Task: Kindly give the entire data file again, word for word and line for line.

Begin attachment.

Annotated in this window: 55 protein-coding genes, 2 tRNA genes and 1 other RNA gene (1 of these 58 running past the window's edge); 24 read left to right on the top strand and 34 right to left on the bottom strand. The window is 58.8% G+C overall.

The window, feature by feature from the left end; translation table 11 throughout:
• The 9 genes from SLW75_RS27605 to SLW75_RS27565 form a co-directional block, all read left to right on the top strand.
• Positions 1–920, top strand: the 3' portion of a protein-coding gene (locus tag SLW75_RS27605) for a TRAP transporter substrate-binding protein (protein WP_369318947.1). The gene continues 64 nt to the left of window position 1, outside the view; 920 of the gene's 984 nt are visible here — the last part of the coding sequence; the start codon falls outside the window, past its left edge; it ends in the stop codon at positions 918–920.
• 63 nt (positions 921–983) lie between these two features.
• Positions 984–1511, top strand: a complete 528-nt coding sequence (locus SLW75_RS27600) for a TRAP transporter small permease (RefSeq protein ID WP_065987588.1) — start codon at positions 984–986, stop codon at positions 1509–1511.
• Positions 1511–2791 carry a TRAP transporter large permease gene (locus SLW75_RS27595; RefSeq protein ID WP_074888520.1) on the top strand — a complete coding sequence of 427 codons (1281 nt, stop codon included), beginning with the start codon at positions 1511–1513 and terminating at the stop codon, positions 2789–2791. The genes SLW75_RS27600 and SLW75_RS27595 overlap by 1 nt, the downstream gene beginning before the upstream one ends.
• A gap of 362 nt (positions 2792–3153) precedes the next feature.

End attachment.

Annotated in this window: 55 protein-coding genes, 2 tRNA genes and 1 other RNA gene (1 of these 58 running past the window's edge); 24 read left to right on the top strand and 34 right to left on the bottom strand. The window is 58.8% G+C overall.

The window, feature by feature from the left end; translation table 11 throughout:
• The 9 genes from SLW75_RS27605 to SLW75_RS27565 form a co-directional block, all read left to right on the top strand.
• Positions 1–920, top strand: the 3' portion of a protein-coding gene (locus tag SLW75_RS27605) for a TRAP transporter substrate-binding protein (protein WP_369318947.1). The gene continues 64 nt to the left of window position 1, outside the view; 920 of the gene's 984 nt are visible here — the last part of the coding sequence; the start codon falls outside the window, past its left edge; it ends in the stop codon at positions 918–920.
• 63 nt (positions 921–983) lie between these two features.
• Positions 984–1511, top strand: a complete 528-nt coding sequence (locus SLW75_RS27600) for a TRAP transporter small permease (RefSeq protein ID WP_065987588.1) — start codon at positions 984–986, stop codon at positions 1509–1511.
• Positions 1511–2791 carry a TRAP transporter large permease gene (locus SLW75_RS27595; RefSeq protein ID WP_074888520.1) on the top strand — a complete coding sequence of 427 codons (1281 nt, stop codon included), beginning with the start codon at positions 1511–1513 and terminating at the stop codon, positions 2789–2791. The genes SLW75_RS27600 and SLW75_RS27595 overlap by 1 nt, the downstream gene beginning before the upstream one ends.
• A gap of 362 nt (positions 2792–3153) precedes the next feature.